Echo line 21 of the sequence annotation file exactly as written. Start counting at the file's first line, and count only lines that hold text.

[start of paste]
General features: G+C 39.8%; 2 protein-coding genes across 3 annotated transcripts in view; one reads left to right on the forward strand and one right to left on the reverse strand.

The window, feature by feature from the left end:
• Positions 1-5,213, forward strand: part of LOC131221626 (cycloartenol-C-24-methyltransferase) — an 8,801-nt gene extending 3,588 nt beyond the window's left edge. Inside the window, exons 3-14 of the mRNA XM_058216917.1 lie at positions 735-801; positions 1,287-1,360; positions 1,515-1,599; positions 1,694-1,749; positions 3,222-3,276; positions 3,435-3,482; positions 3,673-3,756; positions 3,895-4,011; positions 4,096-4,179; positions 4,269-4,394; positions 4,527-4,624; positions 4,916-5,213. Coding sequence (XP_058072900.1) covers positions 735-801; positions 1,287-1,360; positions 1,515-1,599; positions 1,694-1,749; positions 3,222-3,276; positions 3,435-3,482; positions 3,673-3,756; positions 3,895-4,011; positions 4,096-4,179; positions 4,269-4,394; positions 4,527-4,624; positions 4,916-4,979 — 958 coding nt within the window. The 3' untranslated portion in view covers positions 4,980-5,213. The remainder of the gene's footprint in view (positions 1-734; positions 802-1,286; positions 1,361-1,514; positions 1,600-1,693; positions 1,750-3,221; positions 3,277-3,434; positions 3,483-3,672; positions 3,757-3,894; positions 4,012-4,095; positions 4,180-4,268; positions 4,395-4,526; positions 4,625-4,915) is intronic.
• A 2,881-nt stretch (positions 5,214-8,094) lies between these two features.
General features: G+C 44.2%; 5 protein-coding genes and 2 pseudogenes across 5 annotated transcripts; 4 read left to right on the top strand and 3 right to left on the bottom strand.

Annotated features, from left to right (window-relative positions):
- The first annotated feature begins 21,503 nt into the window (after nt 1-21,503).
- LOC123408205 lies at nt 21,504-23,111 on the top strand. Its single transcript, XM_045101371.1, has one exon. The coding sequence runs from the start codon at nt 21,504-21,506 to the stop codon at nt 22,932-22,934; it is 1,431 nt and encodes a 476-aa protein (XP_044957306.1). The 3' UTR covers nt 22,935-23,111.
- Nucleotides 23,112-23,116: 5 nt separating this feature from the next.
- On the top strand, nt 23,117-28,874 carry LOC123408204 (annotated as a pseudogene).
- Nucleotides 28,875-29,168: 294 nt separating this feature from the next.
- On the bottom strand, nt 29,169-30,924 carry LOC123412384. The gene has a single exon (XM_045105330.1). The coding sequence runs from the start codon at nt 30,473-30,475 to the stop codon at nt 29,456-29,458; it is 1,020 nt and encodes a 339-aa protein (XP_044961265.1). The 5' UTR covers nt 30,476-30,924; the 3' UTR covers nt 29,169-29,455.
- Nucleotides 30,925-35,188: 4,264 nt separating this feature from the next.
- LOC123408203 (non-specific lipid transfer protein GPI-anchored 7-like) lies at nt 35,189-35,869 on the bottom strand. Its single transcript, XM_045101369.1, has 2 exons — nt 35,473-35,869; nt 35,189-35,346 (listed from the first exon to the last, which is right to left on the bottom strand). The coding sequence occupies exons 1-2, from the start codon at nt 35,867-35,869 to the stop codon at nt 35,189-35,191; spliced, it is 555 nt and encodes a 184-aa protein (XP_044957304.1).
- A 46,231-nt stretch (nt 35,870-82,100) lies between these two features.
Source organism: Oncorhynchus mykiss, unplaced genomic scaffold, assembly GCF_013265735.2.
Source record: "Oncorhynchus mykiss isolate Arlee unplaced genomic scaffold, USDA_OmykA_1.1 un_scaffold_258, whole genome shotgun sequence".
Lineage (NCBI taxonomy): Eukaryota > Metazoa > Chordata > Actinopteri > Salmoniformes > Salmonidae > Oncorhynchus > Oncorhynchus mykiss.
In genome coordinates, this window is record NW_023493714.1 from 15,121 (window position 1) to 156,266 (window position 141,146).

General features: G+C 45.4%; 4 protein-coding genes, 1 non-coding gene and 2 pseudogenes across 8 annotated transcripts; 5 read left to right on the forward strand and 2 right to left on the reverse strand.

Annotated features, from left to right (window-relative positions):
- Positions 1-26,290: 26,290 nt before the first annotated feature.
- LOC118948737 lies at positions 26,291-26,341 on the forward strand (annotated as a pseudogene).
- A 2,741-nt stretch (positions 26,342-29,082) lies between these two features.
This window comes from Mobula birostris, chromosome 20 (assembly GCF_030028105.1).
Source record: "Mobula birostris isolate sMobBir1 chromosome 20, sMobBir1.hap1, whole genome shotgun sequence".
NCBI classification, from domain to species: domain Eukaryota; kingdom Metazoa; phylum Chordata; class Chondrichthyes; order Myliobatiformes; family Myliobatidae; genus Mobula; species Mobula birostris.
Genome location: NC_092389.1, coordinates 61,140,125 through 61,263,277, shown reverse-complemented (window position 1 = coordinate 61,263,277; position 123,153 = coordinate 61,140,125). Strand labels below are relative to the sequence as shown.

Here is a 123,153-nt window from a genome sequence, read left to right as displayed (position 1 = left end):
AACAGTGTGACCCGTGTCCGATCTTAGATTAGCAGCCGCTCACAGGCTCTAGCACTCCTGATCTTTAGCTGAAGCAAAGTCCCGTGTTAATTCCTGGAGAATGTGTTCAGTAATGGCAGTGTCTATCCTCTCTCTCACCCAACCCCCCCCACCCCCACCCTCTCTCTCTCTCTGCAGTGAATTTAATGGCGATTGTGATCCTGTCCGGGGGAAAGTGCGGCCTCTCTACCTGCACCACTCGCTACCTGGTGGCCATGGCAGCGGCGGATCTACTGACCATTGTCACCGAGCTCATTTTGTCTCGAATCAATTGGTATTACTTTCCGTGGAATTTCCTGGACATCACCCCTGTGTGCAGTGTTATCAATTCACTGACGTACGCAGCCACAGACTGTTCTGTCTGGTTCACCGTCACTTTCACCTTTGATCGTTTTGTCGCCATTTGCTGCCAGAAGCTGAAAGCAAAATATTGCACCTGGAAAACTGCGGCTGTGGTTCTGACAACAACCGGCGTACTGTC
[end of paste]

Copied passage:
Annotated features, from left to right (window-relative positions):